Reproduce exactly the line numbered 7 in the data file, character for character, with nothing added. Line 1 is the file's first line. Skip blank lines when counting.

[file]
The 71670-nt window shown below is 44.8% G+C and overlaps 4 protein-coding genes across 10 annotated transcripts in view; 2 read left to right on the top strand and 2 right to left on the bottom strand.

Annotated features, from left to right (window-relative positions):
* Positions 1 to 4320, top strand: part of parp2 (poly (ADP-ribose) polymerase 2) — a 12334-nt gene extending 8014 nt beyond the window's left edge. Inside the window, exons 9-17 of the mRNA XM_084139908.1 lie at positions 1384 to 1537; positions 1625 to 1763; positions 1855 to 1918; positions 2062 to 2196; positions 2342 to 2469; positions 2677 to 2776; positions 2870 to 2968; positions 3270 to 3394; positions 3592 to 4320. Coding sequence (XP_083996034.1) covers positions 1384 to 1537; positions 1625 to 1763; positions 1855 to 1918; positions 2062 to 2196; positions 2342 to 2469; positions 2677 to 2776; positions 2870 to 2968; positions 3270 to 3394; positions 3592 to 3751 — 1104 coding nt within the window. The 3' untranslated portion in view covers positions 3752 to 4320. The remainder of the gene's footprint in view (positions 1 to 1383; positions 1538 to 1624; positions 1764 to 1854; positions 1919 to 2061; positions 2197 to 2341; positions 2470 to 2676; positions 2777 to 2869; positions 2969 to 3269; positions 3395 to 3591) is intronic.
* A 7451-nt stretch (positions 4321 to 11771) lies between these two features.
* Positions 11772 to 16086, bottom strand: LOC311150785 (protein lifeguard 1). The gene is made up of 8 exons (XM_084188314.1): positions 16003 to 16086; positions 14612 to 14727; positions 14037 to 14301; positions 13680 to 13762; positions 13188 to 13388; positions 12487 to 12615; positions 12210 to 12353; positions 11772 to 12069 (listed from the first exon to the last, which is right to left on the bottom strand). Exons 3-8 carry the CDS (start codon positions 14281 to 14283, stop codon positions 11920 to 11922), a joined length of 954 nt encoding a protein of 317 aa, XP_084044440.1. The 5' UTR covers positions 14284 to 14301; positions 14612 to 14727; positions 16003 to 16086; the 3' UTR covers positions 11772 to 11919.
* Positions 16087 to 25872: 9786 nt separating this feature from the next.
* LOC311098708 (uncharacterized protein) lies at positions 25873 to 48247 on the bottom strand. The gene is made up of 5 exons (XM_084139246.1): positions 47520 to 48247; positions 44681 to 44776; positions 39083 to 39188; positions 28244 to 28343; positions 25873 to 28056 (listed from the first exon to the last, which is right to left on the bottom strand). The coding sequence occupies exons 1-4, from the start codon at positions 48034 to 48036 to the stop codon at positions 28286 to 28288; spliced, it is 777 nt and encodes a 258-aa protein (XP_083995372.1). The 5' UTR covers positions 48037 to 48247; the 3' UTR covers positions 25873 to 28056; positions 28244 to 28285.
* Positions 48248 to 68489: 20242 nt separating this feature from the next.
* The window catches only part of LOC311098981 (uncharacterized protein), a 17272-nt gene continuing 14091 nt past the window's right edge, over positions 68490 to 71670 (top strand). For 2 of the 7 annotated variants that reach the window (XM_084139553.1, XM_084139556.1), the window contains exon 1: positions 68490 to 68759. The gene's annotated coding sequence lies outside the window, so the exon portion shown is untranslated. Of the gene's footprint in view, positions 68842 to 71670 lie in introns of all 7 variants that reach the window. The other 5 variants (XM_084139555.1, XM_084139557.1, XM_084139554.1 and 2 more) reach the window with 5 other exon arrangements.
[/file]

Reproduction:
* LOC311098708 (uncharacterized protein) lies at positions 25873 to 48247 on the bottom strand. The gene is made up of 5 exons (XM_084139246.1): positions 47520 to 48247; positions 44681 to 44776; positions 39083 to 39188; positions 28244 to 28343; positions 25873 to 28056 (listed from the first exon to the last, which is right to left on the bottom strand). The coding sequence occupies exons 1-4, from the start codon at positions 48034 to 48036 to the stop codon at positions 28286 to 28288; spliced, it is 777 nt and encodes a 258-aa protein (XP_083995372.1). The 5' UTR covers positions 48037 to 48247; the 3' UTR covers positions 25873 to 28056; positions 28244 to 28285.